The Incredulity of Saint Thomas (Caravaggio)

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The Incredulity of Saint Thomas
Italian: Incredulità di San Tommaso
Der ungläubige Thomas - Michelangelo Merisi, named Caravaggio.jpg
ArtistCaravaggio
Year1601–1602
MediumOil on canvas
Dimensions107 cm × 146 cm (42 in × 57 in)
LocationSanssouci, Potsdam

The Incredulity of Saint Thomas is a painting of the subject of the same name by the Italian Baroque master Caravaggio, c. 1601–1602. It is housed in the Sanssouci Picture Gallery, now a museum, in Potsdam, Germany.

It shows the episode that gave rise to the term "Doubting Thomas" which, formally known as the Incredulity of Thomas, had been frequently represented in Christian art since at least the 5th century, and used to make a variety of theological points. According to the Gospel of John, Thomas the Apostle missed one of Jesus's appearances to the Apostles after his resurrection, and said "Unless I see the nail marks in his hands and put my finger where the nails were, and put my hand into his side, I will not believe it."John 20:25[1] A week later, Jesus appeared and told Thomas to touch him and stop doubting. Then Jesus said, "Because you have seen me, you have believed; blessed are those who have not seen and yet have believed."John 20:29[2]

Analysis[edit]

The painting features heavy chiaroscuro. Thomas's face shows surprise as Jesus holds his hand and guides it into the wound.[3] The absence of a halo emphasizes the corporeality of the risen Christ.[4][failed verification] Behind Thomas are two other apostles, probably Saint Peter and Saint John the Evangelist.[5] Peter is subject of other works by Caravaggio, namely the Crucifixion of Saint Peter (1601) and The Denial of Saint Peter (1610).

This picture is probably related to Saint Matthew and the Angel (1602) and the Sacrifice of Isaac (1603), all having a model in common.[6] It belonged to Vincenzo Giustiniani before entering the Prussian royal collection, surviving the Second World War intact.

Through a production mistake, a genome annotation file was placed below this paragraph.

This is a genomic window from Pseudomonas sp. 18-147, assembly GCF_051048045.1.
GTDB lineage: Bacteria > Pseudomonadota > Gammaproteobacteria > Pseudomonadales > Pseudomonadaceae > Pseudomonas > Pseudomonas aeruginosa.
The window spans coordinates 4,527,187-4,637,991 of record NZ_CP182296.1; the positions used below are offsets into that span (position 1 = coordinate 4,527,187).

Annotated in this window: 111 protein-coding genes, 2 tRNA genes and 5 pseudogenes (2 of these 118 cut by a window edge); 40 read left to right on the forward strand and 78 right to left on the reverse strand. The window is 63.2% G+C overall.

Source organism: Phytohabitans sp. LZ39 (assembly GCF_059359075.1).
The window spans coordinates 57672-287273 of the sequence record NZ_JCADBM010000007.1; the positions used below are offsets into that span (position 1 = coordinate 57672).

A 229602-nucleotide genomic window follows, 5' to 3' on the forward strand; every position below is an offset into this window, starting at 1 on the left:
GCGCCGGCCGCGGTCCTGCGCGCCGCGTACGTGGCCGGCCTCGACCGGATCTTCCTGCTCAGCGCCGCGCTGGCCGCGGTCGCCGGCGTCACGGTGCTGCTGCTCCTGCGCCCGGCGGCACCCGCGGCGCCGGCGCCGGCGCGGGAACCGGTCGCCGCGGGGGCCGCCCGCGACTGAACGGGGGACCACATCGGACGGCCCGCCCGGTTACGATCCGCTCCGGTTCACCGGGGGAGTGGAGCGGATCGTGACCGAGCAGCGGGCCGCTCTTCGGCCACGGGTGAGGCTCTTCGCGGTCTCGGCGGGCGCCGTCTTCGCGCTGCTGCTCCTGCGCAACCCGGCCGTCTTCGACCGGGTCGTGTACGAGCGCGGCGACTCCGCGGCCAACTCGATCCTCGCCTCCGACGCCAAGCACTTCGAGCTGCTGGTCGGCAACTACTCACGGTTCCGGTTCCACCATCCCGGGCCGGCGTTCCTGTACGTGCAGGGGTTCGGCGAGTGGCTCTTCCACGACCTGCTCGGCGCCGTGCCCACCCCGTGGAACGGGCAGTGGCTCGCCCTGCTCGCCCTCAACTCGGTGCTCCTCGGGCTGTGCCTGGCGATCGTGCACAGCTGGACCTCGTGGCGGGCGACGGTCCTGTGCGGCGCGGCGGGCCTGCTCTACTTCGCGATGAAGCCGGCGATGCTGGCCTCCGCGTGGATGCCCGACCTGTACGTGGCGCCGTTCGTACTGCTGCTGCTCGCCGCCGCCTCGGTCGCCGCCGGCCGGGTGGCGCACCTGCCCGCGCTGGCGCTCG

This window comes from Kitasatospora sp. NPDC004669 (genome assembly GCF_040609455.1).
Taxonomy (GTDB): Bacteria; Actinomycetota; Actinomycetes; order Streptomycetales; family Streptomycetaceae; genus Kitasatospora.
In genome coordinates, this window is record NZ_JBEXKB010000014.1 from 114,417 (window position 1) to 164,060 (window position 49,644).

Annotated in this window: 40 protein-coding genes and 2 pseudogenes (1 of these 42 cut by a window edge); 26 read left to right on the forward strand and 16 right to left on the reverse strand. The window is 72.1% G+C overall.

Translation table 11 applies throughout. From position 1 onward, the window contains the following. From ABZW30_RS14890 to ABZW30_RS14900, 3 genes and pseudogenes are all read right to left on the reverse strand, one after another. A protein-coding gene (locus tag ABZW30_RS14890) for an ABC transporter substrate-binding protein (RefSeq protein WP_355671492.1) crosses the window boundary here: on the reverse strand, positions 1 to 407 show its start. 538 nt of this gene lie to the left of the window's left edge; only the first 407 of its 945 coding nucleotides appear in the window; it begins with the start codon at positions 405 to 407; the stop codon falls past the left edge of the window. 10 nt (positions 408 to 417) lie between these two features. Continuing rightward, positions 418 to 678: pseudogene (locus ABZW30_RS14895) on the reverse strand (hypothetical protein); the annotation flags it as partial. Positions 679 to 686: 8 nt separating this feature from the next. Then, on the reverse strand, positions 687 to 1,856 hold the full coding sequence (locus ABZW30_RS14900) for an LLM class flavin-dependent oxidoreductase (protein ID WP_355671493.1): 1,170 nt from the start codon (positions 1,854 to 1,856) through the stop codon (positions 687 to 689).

A second version of "The Incredulity of Saint Thomas" has been re-discovered in Trieste, Italy in a private collection. It is published in the Maurizio Marini corpus catalogico "Caravaggio – Pictor praestantissimus" Newton & Compton – 2005 in the position Q50. The painting is declared "d'interesse artistico e storico" by the "Ministero per i Beni e le Attività Culturali Sopraintendenza Regionale del Fiuli – Venezia Giulia". Its authenticity has been attested by several experts including Maurizio Marini and Denis Mahon and confirmed by a court in Trieste.[citation needed]

See also[edit]

References[edit]

  1. ^ John 20:25, NIV
  2. ^ John 20:29, NIV
  3. ^ García-Rivera, Alex (2003). A Wounded Innocence: Sketches for a Theology of Art. Liturgical Press. pp. 120–123. ISBN 9780814651124.
  4. ^ The Incredulity of Saint Thomas (Neues Palais in Sanssouci (Museum : Potsdam, Germany)): Art in the Christian Tradition
  5. ^ Fernandes, Joynel (18 April 2018). "THE PROFESSION OF FAITH: 'The Incredulity of St. Thomas' by Caravaggio (1601 -1602)". Pottypadre. Retrieved 16 April 2022.{{cite web}}: CS1 maint: url-status (link)
  6. ^ Hibbard, Howard (1985). Caravaggio. Oxford: Westview Press. p. 167. ISBN 9780064301282.

External links[edit]